What’s Your Exit Strategy?

Having a good deal fall on your lap is only beneficial if you know what to do with it. There will be times in your business when you will be presented with what appears to be a solid deal. Without even thinking you rush to take ownership with the intention of just figuring it out as you go. Buying real estate like this without a plan may work occasionally, but eventually you will get stuck without an exit strategy. As good as a new deal may appear if you don’t have an exit strategy on the way in you will find yourself scrambling for answers. Your exit strategy will influence the type of work you do, how much you will spend and even other properties in your portfolio. Instead of rushing to a new deal, take your time and figure out your exit strategy before getting too involved. Here are four common exit strategies for any type of deal.

  • Sale to end buyer. If you want to maximum the return on your investment you should look to sell to an end buyer. This strategy doesn’t work on every transaction but should be the first thing you look for. Under this scenario you buy the property, make renovations or improvements and look to list on the open market. If done right your property should appeal to a wide pool of buyers, giving you the highest possible sales price. The key with this strategy is making the right improvements for the market. Where many rehabbers go wrong is updating to their personal taste rather than the market. You may like certain colors, designs or fixtures but if they aren’t in line with the market you will not attract buyers. Knowing that you plan on selling to an end buyer allows you to make cost effective updates with a short-term goal in mind.
  • Wholesale. There are times when you don’t have the time, capital or energy to start a full-blown rehab. Even though you may be leaving some money on the table it may be best to look for a quick sale and move on. When wholesaling or selling to a fellow investor there needs to be enough upside to make the transaction appealing. It is important to keep this in mind prior to even making an offer. A good deal for you may not make sense to a fellow investor after any closing costs, taxes and fees are factored in. On the flip side if there is enough potential equity you should be able to find an end investor who will give you a fee, or in some cases a percentage of the profits, and move out of the way. You won’t hit a home run with the property, but you can still earn on the deal without the financial or time commitment.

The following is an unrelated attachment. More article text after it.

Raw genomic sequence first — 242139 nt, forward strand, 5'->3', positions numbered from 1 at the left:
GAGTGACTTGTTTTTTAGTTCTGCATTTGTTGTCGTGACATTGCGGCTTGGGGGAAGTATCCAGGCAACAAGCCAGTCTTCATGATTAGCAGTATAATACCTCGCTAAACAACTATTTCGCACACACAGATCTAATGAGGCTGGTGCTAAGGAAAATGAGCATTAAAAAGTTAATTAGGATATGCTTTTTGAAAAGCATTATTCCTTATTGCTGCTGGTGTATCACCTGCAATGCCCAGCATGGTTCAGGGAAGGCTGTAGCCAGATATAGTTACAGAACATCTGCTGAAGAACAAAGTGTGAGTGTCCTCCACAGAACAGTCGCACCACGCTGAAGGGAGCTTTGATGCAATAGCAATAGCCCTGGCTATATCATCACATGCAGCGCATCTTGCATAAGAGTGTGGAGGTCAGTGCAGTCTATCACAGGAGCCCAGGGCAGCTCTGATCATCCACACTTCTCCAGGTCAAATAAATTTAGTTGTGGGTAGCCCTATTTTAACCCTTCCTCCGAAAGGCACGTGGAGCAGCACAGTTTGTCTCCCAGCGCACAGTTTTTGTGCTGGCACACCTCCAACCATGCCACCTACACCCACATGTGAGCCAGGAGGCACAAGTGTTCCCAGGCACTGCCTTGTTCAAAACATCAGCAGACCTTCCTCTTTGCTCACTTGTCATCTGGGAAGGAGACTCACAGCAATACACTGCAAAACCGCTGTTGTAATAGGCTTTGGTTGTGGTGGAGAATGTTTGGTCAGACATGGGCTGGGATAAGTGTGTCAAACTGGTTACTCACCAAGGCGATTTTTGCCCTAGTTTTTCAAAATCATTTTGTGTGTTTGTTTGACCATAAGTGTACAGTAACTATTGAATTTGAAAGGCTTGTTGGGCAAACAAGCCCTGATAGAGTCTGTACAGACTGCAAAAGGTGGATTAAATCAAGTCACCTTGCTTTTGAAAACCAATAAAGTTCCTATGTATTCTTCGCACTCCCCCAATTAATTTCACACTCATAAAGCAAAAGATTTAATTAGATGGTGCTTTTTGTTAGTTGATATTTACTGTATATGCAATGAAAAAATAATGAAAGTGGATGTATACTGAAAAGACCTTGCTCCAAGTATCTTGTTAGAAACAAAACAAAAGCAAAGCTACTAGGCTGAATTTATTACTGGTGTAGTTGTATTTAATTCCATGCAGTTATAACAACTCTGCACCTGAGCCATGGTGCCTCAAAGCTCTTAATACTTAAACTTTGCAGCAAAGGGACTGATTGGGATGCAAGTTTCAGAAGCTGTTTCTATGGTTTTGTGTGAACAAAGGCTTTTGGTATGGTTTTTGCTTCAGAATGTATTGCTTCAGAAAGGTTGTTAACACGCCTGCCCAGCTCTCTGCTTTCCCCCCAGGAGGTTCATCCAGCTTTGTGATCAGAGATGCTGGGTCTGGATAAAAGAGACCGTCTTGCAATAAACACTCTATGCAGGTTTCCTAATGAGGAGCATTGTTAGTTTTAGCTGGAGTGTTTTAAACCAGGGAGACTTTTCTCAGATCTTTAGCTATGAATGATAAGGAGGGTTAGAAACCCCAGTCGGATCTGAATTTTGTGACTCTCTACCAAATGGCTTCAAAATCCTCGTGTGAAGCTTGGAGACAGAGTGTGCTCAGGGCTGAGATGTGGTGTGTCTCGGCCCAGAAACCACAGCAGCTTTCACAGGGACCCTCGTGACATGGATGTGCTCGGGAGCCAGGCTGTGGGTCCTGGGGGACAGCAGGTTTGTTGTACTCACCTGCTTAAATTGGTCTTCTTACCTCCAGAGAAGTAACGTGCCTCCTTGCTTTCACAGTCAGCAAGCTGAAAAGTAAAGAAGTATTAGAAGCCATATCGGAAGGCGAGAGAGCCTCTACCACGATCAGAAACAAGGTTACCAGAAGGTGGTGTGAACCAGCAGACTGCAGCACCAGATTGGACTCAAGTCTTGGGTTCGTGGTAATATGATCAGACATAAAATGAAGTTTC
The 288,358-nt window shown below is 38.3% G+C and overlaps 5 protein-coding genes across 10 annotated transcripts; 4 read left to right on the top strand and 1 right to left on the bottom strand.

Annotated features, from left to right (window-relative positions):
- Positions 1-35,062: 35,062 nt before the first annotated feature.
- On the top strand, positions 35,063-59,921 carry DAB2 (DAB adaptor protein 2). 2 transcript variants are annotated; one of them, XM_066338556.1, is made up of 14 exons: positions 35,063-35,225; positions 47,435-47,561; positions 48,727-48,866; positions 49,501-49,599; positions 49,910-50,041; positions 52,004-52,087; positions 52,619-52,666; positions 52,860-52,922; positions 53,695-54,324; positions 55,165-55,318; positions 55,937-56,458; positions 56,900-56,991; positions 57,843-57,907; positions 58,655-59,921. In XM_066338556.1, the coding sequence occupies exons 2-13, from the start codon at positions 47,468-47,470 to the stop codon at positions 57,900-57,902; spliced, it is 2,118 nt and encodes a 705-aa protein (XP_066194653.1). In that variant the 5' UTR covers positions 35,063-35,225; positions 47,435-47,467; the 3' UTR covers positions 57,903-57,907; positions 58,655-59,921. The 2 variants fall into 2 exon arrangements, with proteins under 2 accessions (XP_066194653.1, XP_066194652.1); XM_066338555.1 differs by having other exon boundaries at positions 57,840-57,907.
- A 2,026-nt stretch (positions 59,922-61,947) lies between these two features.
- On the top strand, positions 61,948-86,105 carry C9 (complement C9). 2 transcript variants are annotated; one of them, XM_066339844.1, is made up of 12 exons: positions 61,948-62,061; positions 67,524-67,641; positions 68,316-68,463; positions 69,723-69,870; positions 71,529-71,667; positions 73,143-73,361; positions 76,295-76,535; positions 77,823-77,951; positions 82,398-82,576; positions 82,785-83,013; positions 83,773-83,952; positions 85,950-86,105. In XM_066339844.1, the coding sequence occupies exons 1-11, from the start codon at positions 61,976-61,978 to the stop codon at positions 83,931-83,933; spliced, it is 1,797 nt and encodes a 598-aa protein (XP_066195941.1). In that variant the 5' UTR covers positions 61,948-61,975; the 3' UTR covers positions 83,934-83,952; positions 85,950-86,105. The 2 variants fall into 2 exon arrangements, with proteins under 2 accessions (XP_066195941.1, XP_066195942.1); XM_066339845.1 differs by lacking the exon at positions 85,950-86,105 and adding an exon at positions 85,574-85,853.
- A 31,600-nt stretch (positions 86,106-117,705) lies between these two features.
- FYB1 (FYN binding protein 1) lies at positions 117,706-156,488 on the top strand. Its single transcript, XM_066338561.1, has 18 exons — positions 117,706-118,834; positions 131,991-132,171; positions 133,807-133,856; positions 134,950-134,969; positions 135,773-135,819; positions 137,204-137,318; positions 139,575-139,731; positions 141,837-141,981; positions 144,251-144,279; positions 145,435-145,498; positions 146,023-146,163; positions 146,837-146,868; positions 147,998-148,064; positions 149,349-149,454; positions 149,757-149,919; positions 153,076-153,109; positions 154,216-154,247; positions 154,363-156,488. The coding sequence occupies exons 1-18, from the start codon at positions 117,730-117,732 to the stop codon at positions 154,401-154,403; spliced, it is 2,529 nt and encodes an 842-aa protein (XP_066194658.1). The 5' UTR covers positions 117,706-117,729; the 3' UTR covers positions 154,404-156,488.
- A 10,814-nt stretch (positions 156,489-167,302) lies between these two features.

• Rent. Not every property is a good rehab candidate. Some acquisitions work better as a buy and hold rental. The idea rental property should be in a desirable market, with strong demographics and appropriate amenities. If the property is too big or too small for the market you will have a tough time finding tenants. Knowing that you want to rent the property allows you to make improvement that work with your budget. Instead of trying to attract an end buyer with top of the line countertops and flooring you can look for durable items that will hold up over the years. This doesn’t mean you can’t look for quality, but you want items that you won’t have to update or even replace after just a few years. Going into the property knowing you are going to rent also allows cuts down on your wait time and even pushes you to look for properties in better condition. A few quality rental properties will completely change your portfolio for the better.
  • Short term rental. Buying a rental property doesn’t mean you have to own it for the next twenty years. Owing any property free and clear is the ultimate goal for any owner but there are times when you want to liquidate and move on. It is ok to plan on owning for just a few years and see which way the market turns. At that point if you like the way things are going, the cash flow is strong and there are no glaring needs with the property you can continue to rent. If you have enough equity you can explore the option of refinancing and taking cash out or possibly adding a second mortgage. This allows you to take advantage of your equity while still generating cash flow and retaining ownership. Because you are adding a new loan your cash flow will be reduced but you have available capital to do with what you please.

Things change in the real estate world all the time. A vision you have for a property at the start of a rehab can quickly change once you start knocking down walls. As important as it is to be flexible and open minded you also need to have some kind of plan in place before you get started. You can always shift gears, but your plan will push you back on track if you get lost. Without knowledge of all your exit strategies and options you are playing with fire.